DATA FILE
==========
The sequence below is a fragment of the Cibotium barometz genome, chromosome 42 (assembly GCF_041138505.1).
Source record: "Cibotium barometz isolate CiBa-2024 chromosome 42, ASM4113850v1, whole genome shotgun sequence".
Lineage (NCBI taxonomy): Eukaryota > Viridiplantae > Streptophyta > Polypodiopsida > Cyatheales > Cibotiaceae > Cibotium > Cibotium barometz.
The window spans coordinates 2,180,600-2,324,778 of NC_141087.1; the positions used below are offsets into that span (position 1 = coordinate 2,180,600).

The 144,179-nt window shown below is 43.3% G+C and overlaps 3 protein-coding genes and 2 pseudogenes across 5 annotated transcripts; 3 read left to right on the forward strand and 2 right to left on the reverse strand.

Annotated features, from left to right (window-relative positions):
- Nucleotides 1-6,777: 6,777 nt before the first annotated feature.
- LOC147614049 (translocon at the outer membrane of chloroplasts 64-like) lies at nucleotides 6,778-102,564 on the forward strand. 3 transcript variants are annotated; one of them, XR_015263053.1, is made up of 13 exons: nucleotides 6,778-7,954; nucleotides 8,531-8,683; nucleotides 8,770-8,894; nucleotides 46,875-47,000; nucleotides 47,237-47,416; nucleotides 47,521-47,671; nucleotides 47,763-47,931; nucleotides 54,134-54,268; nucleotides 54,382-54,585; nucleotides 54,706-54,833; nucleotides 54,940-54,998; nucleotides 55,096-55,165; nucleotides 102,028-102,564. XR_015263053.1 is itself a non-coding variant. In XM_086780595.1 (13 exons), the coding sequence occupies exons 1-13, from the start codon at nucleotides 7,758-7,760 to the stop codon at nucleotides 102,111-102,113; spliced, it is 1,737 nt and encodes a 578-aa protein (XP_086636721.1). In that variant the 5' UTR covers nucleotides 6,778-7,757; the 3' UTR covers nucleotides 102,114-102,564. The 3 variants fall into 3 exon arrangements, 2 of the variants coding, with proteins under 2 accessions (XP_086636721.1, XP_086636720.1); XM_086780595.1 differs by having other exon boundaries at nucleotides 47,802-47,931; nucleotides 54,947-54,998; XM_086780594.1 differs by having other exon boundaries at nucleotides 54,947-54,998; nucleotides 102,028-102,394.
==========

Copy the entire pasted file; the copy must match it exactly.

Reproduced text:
The sequence below is a fragment of the Cibotium barometz genome, chromosome 42 (assembly GCF_041138505.1).
Source record: "Cibotium barometz isolate CiBa-2024 chromosome 42, ASM4113850v1, whole genome shotgun sequence".
Lineage (NCBI taxonomy): Eukaryota > Viridiplantae > Streptophyta > Polypodiopsida > Cyatheales > Cibotiaceae > Cibotium > Cibotium barometz.
The window spans coordinates 2,180,600-2,324,778 of NC_141087.1; the positions used below are offsets into that span (position 1 = coordinate 2,180,600).

The 144,179-nt window shown below is 43.3% G+C and overlaps 3 protein-coding genes and 2 pseudogenes across 5 annotated transcripts; 3 read left to right on the forward strand and 2 right to left on the reverse strand.

Annotated features, from left to right (window-relative positions):
- Nucleotides 1-6,777: 6,777 nt before the first annotated feature.
- LOC147614049 (translocon at the outer membrane of chloroplasts 64-like) lies at nucleotides 6,778-102,564 on the forward strand. 3 transcript variants are annotated; one of them, XR_015263053.1, is made up of 13 exons: nucleotides 6,778-7,954; nucleotides 8,531-8,683; nucleotides 8,770-8,894; nucleotides 46,875-47,000; nucleotides 47,237-47,416; nucleotides 47,521-47,671; nucleotides 47,763-47,931; nucleotides 54,134-54,268; nucleotides 54,382-54,585; nucleotides 54,706-54,833; nucleotides 54,940-54,998; nucleotides 55,096-55,165; nucleotides 102,028-102,564. XR_015263053.1 is itself a non-coding variant. In XM_086780595.1 (13 exons), the coding sequence occupies exons 1-13, from the start codon at nucleotides 7,758-7,760 to the stop codon at nucleotides 102,111-102,113; spliced, it is 1,737 nt and encodes a 578-aa protein (XP_086636721.1). In that variant the 5' UTR covers nucleotides 6,778-7,757; the 3' UTR covers nucleotides 102,114-102,564. The 3 variants fall into 3 exon arrangements, 2 of the variants coding, with proteins under 2 accessions (XP_086636721.1, XP_086636720.1); XM_086780595.1 differs by having other exon boundaries at nucleotides 47,802-47,931; nucleotides 54,947-54,998; XM_086780594.1 differs by having other exon boundaries at nucleotides 54,947-54,998; nucleotides 102,028-102,394.